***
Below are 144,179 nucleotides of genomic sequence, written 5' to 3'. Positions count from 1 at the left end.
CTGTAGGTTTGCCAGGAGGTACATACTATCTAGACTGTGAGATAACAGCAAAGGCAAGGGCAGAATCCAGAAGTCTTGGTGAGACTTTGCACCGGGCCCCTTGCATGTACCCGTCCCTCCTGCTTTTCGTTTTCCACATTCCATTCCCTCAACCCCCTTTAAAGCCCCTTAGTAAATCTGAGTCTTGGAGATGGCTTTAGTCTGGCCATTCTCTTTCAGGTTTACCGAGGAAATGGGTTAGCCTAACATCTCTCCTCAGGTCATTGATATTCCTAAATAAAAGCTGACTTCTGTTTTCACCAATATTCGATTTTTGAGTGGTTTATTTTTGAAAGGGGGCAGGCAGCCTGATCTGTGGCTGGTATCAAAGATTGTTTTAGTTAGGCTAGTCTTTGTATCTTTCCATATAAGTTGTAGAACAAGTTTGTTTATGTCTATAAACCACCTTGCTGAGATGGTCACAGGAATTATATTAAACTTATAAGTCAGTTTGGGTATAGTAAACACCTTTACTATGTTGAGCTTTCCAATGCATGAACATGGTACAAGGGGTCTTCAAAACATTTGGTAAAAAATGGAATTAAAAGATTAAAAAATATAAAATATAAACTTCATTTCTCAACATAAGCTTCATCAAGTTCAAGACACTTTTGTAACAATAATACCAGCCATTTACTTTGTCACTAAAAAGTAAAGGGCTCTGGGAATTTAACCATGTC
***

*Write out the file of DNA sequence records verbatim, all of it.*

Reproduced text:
Below are 144,179 nucleotides of genomic sequence, written 5' to 3'. Positions count from 1 at the left end.
CTGTAGGTTTGCCAGGAGGTACATACTATCTAGACTGTGAGATAACAGCAAAGGCAAGGGCAGAATCCAGAAGTCTTGGTGAGACTTTGCACCGGGCCCCTTGCATGTACCCGTCCCTCCTGCTTTTCGTTTTCCACATTCCATTCCCTCAACCCCCTTTAAAGCCCCTTAGTAAATCTGAGTCTTGGAGATGGCTTTAGTCTGGCCATTCTCTTTCAGGTTTACCGAGGAAATGGGTTAGCCTAACATCTCTCCTCAGGTCATTGATATTCCTAAATAAAAGCTGACTTCTGTTTTCACCAATATTCGATTTTTGAGTGGTTTATTTTTGAAAGGGGGCAGGCAGCCTGATCTGTGGCTGGTATCAAAGATTGTTTTAGTTAGGCTAGTCTTTGTATCTTTCCATATAAGTTGTAGAACAAGTTTGTTTATGTCTATAAACCACCTTGCTGAGATGGTCACAGGAATTATATTAAACTTATAAGTCAGTTTGGGTATAGTAAACACCTTTACTATGTTGAGCTTTCCAATGCATGAACATGGTACAAGGGGTCTTCAAAACATTTGGTAAAAAATGGAATTAAAAGATTAAAAAATATAAAATATAAACTTCATTTCTCAACATAAGCTTCATCAAGTTCAAGACACTTTTGTAACAATAATACCAGCCATTTACTTTGTCACTAAAAAGTAAAGGGCTCTGGGAATTTAACCATGTC